6.1 Data

The central component of everything we will be doing in R this semester is data. Even non-data science programs revolve around data. At a very basic level, a computer is just a fancy calculator that takes in numbers and spits out an answer. To a computer, even things like words and pictures are stored internally as numbers.

6.1.1 Numbers

R can handle many types of data. For example, one type of data is a number. Let’s start by

When you open RStudio, you will notice that the program is divided up into 3 or 4 panes. On the left, you should see a pane called Console. You can type programming language expressions into the Console after the > symbol, hit enter, and the expression will be evaluated.

Try entering a number after the > in the Console (e.g. 2), then Enter, and see what happens.

When you hit enter, the R interpreter reads in the line, evaluates it, and returns the answer. In this case, you entered 2, so the computer thinks “Hey, it’s a 2! Wow, a two! The result of 2 is… drum roll, please… 2!” and you get a two.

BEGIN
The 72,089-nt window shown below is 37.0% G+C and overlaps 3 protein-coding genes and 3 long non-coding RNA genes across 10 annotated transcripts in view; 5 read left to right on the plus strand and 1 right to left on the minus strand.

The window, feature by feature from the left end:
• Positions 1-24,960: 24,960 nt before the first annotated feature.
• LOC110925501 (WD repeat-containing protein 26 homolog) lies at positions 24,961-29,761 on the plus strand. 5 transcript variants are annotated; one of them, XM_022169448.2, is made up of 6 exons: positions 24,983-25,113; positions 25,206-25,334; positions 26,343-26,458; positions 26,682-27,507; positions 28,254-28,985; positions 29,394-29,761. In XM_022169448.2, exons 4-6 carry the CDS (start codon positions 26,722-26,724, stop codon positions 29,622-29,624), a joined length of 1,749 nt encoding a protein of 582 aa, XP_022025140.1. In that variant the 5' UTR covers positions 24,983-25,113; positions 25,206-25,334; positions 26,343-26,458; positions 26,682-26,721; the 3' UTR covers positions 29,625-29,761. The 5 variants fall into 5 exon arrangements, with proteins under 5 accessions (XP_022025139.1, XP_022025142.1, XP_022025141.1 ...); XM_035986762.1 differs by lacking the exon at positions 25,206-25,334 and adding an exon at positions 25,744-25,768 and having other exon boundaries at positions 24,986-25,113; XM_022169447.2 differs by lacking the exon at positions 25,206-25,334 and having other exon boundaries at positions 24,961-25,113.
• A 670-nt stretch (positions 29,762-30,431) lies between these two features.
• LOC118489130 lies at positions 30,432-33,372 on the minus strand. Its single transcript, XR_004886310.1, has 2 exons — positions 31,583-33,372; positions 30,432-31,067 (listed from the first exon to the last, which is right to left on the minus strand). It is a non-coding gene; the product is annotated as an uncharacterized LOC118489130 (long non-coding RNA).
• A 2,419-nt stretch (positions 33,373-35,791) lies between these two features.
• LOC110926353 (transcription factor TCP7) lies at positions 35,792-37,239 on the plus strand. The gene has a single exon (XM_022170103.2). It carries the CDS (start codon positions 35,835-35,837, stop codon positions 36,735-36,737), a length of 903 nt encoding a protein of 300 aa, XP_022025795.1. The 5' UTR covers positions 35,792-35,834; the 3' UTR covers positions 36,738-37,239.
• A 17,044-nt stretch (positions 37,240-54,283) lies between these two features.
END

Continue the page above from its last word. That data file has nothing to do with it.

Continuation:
Cool! But not, I confess, particularly useful. Let’s fix that: next we’ll add two numbers together. At the prompt, enter two numbers separated by a plus sign, +

> 2 + 2

What do you get?

The plus sign, +, is called an operator. As you might expect, it is the addition operator. There are many other operators in R. Here are a few of the more useful ones. See if you can figure out what they do:

• -
• /
• *
• ^
• %%
• ==
• !=
• <

Enter each of these at the prompt, with a number on each side, and see what you get, e.g.

> 3 ** 2

or

> 5 == 5